Sunday, June 22, 2008

Summer Vacation?

As the local schools get out for summer vacation, we find ourselves continuing on our learning journey without regard to clock or calendar. With Maria Montessori, Alfie Kohn, and James Paul Gee as my guides, I continue to seek out authentic learning opportunities for my children.

I continue to be amazed by what my children learn without the traditional "skill and kill" methods. I told my 10yo how to add decimals one time, and he can now add decimals flawlessly. Amazingly, he did not have to fill out pages and pages of decimal addition problems to acquire this skill. My 7yo recently started talking to me about scythes, only he pronounced it with a hard "c" and a soft "th" because that is the way he read it. I was pleased with this little pronunciation error because it showed me that my little language challenged boy is trying to read increasingly difficult words. Amazingly, this was only able to happen when I backed off and stopped asking him to read things.

ZooCamp was a huge hit with all of the children. My 7yo hated the first day, but after he got over the initial shock of being thrown into a group of complete strangers with a familiar face nowhere to be seen, he enjoyed the rest of his week. He was quite excited about petting a penguin. My 10yo was able to go behind the scenes in the gorilla house, which made me quite envious. My three year old thought camp was the best thing that ever happened to her, and she can't understand why other establishments don't have camp for three year olds.

We have more learning opportunities on the horizon. Both boys have art camp in the next few weeks, and we will be going to Sea World soon. This, of course, is in addition to the myriad other learning opportunities that happen on a daily basis when the kids say, "Mom, how do you ...?" or "What is ...?" or "Can you help me....?" And there are always those things they figure out on their own without fanfare. I usually don't discover those until weeks later when I realize they are now doing something they couldn't do before.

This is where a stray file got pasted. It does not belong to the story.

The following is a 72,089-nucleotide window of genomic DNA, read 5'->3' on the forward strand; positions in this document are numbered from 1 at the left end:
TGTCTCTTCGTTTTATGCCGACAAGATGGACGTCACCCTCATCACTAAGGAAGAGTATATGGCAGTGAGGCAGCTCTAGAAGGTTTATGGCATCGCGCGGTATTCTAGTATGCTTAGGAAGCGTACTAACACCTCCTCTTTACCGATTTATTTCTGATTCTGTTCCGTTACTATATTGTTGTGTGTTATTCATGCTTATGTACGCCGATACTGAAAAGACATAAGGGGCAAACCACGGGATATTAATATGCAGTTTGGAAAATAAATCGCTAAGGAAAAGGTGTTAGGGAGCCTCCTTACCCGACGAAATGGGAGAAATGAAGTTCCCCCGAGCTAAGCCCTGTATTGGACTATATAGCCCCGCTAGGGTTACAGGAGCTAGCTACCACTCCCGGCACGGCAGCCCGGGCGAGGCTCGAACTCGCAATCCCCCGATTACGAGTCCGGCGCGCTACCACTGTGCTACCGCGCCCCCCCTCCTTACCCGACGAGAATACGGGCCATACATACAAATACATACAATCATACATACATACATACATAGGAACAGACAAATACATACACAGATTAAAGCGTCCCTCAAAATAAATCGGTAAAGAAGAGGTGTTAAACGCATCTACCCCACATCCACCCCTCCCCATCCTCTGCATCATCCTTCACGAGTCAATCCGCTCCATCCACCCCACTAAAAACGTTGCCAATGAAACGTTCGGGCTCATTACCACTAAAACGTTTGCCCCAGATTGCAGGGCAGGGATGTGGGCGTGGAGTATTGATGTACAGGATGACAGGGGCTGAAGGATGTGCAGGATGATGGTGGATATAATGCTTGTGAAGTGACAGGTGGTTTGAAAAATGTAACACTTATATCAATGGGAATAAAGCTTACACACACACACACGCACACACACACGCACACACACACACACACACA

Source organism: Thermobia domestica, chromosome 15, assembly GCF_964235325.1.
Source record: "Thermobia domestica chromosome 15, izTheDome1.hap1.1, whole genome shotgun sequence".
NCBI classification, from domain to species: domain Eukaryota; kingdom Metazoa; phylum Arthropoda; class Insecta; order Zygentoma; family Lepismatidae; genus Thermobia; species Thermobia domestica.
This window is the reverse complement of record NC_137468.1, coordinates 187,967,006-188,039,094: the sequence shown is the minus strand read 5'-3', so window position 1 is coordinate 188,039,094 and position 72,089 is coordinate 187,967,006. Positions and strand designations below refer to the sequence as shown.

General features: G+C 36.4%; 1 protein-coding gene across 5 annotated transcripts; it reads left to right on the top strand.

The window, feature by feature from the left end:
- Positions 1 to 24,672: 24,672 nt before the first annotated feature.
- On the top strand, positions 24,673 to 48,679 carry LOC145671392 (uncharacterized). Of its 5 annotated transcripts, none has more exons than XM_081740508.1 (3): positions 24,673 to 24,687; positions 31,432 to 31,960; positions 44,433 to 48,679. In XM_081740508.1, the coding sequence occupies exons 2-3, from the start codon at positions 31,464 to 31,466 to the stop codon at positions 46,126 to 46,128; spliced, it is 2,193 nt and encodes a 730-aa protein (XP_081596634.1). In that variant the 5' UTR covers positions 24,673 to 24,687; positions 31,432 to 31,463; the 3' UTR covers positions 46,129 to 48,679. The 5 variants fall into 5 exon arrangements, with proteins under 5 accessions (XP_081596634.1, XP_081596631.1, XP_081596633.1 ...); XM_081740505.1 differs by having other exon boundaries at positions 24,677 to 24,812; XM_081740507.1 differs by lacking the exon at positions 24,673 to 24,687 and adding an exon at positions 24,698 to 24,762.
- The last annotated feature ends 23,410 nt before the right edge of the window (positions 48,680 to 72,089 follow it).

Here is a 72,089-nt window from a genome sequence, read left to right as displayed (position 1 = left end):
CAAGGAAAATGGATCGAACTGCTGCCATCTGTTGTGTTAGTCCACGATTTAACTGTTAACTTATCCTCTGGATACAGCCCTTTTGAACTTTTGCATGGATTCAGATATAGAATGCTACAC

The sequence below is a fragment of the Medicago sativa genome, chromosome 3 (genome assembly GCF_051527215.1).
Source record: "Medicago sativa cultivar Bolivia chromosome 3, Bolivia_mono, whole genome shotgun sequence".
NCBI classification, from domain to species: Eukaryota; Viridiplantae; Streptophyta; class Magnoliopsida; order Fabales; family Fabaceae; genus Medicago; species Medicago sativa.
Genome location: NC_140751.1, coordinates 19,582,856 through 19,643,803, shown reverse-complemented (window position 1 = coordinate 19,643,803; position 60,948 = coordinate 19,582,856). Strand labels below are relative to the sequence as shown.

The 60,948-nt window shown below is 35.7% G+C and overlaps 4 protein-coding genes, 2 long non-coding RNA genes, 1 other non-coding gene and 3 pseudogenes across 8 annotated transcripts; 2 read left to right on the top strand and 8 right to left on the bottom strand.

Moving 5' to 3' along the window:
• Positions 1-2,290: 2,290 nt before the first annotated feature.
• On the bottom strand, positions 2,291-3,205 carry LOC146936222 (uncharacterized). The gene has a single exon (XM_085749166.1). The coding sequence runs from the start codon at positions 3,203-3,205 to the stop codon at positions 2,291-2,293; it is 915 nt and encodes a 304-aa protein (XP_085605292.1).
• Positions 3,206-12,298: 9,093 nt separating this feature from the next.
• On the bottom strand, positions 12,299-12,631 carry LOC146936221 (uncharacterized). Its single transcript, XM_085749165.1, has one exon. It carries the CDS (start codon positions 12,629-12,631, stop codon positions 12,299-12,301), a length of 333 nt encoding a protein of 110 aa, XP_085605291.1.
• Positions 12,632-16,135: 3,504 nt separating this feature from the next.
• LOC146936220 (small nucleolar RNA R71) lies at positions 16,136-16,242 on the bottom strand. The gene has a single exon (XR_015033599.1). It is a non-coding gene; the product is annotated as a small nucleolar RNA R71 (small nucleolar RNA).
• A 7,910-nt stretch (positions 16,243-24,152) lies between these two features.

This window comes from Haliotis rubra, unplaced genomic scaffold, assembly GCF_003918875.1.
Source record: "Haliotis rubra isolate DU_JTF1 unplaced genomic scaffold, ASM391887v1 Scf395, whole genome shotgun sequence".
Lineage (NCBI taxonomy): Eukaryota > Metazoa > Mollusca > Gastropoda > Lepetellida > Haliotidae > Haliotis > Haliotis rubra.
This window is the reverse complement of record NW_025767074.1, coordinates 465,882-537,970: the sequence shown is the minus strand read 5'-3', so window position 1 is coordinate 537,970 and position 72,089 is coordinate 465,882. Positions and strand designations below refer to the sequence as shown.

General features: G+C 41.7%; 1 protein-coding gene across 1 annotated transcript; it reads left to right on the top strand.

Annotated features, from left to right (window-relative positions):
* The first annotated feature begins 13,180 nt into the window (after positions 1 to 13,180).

2 comments:

coolmetric said...

I, also, am amazed at how quickly they are progressing. The 3yo seems to taking to this learning method like it was hand-crafted for her. (and perhaps it was) It is real encouraging to see my 7yo grandson attempting to read and pronounce hard words. He used to skip over them or ask someone else to read them for him. As for the 10yo and decimals.... come on...that's kind of a no-brainer isn't it? (Dad's and engineer and Mom was a math major) Maybe a genetic advantage at work here. LOL Just kiddin'; that really is impressive. But then, as a proud Granddad, I have said right from the start... that is one smart kid! I do wonder, however, (not to take anything away from him at all) but I am not sure he is the most intelligent of three very bright children. The middle one continues to amaze me with his progress despite the challenges he faces. As for the youngest... All I can say is "look out big brothers" that is one sharp little girl. She is way beyond her years! All in all I am proud to tell my oldest.... Great job Mom & Dad. Together, as a team, you are raising some great kids.

Anonymous said...

I was quite surprised when Tina told me that my son, Teryn, who spent a week with the Bosters in June, was making his own breakfast and lunch and even took out the garbage. I think he would like unschooling but I just like Montessori school way too much. I am not as brave as Tina to take on my two monkeys! I relinquish (not really) their educational experiences to those Montessori trained individuals I have come to trust and respect. Thanks for linking my "brain child" on your blog.

Heather